I imagine there would be some great Mormon connections, such as fresh examinations of the Edmunds and Edmunds-Tucker Act, that our community could make for this conference.
College of Humanities and Social Sciences, Utah
State University (Logan, UT)
March 19-20, 2020
In 1920, the Nineteenth Amendment to the United States
Constitution was ratified, granting many women in the nation the right to vote
for the first time. Fifty years earlier, Utah had been among the first
territories to enfranchise women in 1870, and Utah then allowed women’s
suffrage again in 1895 after statehood. Despite these advances, the history of
enfranchisement still excluded key groups, even after the Voting Rights Act of
The film “Abducted in Plain Sight” has gained a lot of notoriety online for its salacious story. Here is the plot, per Rotten Tomatoes: ” On October 17, 1974, 12 year old Jan Broberg was kidnapped by her next-door neighbor and parents’ best friend. Abducted In Plain Sight is a feature length documentary about the stranger-than-fiction, true story of the Brobergs; an Idaho family who fell under the spell of a sociopathic neighbor with designs on their twelve-year-old daughter. The film tells the story of one family’s struggle with desire, deceit, faith and forgiveness. The Brobergs’ troubling admissions reveal epic failures and untold personal dramas that point to the biggest tragedy of all — that these crimes could have been prevented. “
J Stuart and Cristina Rosetti (PhD Candidate in Religious Studies at UC-Riverside whose research focuses on non-LDS Mormonism) decided to discuss whether or not “Mormonism” contributed to the strange tale. The documentary should have several trigger warnings for sexual assault and rape. Consider this a trigger warning for the post and for the documentary itself. Also, this post contains spoilers.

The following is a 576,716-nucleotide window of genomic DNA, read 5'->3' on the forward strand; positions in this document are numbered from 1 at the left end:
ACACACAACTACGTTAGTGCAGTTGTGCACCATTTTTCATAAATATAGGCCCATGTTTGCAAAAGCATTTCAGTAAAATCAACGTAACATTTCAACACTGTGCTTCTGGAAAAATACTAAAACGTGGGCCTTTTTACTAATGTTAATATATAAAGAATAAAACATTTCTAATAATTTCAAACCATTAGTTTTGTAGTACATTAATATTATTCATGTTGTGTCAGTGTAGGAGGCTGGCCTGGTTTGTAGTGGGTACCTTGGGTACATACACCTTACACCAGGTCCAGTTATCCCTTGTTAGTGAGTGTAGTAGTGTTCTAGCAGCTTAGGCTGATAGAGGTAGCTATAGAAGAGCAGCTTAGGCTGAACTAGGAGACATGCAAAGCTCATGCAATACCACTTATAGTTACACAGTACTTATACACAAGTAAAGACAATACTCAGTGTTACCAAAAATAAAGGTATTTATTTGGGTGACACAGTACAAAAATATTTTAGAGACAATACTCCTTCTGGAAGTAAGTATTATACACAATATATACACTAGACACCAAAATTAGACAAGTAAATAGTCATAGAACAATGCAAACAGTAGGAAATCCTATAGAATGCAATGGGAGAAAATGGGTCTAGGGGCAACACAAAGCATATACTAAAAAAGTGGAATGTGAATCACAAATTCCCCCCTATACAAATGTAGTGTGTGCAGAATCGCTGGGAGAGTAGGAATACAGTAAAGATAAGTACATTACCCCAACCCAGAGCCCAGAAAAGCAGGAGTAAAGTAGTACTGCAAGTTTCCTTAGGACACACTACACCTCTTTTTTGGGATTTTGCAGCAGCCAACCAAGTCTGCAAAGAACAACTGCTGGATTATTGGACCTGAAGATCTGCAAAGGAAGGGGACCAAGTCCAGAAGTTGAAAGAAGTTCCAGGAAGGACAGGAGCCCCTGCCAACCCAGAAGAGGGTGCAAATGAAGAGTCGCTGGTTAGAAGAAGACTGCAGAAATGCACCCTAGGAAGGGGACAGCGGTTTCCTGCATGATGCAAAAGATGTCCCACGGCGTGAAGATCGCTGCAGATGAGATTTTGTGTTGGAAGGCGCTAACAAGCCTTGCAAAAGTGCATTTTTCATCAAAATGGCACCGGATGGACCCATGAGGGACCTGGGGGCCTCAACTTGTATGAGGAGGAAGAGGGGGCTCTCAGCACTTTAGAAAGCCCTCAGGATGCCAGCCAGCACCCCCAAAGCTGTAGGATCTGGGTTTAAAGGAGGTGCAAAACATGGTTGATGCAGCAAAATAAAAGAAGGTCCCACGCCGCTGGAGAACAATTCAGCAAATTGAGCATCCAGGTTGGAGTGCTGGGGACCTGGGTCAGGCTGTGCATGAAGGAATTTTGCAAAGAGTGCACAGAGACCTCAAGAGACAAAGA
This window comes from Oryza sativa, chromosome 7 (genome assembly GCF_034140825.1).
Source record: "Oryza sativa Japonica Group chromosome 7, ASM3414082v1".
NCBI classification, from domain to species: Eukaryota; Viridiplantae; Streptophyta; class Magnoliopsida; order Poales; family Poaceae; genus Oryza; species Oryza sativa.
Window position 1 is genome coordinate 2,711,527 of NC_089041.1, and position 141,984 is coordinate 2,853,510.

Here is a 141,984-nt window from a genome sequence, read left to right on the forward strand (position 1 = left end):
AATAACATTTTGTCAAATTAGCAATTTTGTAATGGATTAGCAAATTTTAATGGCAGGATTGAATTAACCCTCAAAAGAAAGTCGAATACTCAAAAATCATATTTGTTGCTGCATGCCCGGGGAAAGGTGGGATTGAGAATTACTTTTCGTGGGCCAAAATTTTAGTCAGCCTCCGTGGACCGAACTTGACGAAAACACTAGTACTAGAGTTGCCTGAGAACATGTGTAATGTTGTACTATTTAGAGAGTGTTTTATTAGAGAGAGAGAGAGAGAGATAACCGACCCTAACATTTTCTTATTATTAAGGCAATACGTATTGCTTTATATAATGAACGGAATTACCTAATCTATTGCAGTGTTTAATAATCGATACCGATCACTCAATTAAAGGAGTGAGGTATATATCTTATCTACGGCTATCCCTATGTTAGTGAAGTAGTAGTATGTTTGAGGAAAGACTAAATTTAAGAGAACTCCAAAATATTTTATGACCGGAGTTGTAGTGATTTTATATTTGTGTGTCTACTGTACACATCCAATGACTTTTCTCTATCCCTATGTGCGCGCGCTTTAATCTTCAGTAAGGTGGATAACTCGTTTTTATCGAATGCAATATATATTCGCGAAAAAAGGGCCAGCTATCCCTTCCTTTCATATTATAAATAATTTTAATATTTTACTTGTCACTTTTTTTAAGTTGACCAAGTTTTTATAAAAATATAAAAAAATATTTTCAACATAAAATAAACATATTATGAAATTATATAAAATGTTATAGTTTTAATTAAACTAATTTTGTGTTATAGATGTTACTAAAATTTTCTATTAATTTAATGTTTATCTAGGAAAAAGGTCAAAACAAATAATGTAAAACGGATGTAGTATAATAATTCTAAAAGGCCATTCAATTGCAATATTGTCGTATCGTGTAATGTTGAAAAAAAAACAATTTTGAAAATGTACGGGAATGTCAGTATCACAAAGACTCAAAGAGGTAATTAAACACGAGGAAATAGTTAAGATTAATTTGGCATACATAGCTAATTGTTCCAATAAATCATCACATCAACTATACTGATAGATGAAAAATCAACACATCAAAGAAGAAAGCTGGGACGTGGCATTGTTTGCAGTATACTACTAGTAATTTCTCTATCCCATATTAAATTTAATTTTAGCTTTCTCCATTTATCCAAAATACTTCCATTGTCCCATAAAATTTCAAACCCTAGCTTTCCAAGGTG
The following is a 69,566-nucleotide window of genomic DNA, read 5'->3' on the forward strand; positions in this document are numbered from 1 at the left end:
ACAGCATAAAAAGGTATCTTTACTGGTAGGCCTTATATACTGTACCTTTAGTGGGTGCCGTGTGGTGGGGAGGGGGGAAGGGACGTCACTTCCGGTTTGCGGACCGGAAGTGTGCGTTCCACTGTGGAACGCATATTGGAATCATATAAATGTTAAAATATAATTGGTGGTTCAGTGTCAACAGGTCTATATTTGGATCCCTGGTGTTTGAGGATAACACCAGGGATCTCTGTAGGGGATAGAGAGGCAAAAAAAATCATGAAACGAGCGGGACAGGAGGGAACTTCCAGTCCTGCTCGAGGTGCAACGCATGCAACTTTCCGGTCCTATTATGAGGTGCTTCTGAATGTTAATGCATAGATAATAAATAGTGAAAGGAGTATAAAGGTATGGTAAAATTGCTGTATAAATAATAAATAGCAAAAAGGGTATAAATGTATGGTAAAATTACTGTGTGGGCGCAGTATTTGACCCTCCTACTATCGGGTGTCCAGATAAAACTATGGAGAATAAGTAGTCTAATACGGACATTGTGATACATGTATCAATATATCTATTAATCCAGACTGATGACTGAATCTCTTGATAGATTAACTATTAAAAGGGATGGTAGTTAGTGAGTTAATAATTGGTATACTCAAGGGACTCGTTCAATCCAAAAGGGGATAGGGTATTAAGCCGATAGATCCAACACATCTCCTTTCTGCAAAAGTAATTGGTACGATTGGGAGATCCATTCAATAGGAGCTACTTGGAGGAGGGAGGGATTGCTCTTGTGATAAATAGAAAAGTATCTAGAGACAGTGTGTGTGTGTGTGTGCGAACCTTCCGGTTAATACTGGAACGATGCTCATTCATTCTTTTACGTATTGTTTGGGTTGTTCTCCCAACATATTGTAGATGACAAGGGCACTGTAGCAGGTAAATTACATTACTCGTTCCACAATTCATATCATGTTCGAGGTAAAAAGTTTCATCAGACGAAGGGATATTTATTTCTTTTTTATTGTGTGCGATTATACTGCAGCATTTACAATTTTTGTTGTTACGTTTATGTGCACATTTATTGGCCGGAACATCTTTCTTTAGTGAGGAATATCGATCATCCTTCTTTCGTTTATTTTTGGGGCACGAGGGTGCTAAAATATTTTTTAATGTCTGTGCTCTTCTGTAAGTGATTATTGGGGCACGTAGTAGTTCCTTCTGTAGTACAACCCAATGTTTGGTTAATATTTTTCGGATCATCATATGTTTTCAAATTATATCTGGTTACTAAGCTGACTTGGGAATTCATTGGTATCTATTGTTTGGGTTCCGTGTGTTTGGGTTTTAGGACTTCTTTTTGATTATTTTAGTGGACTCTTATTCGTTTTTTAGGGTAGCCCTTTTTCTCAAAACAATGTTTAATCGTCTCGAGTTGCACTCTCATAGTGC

JS: I’ve seen some online discussion about whether the strange case of the Jan Broberg abductions should be considered particular symptoms of Mormonism or Mormon culture. I’m inclined to say NO, but I do think that it sheds light on how Mormonism functions in different social contexts. What do you think?
Today’s post comes from Craig Yugawa. Craig is an MD candidate at Washington University School of Medicine in St. Louis. His current research focuses on healthcare access, physician advocacy, and sports medicine. He holds a BA in American Studies from Brigham Young University, where his studies focused on the cultural impact of sports and religion. You can follow him on twitter at @BYU_craiggers.
This weekend I happened upon a post on LDS Living that led to post a few animated tweets. The article is innocuous enough, pointing out Tom Brady commenting “Love my Mormons” on a recent his current teammate and BYU football alum Kyle Van Noy Instagram post. Highlighting Brady’s prior Mormon-adjacent post in 2017 that “our bodies are temples,” Danielle Wagner, the author of the post, speculates that this phrasing may, in fact, come from the influence of Alex Guerrero, codeveloper of the “TB12 Method” and member of the Church of Jesus Christ of Latter-day Saints.[i]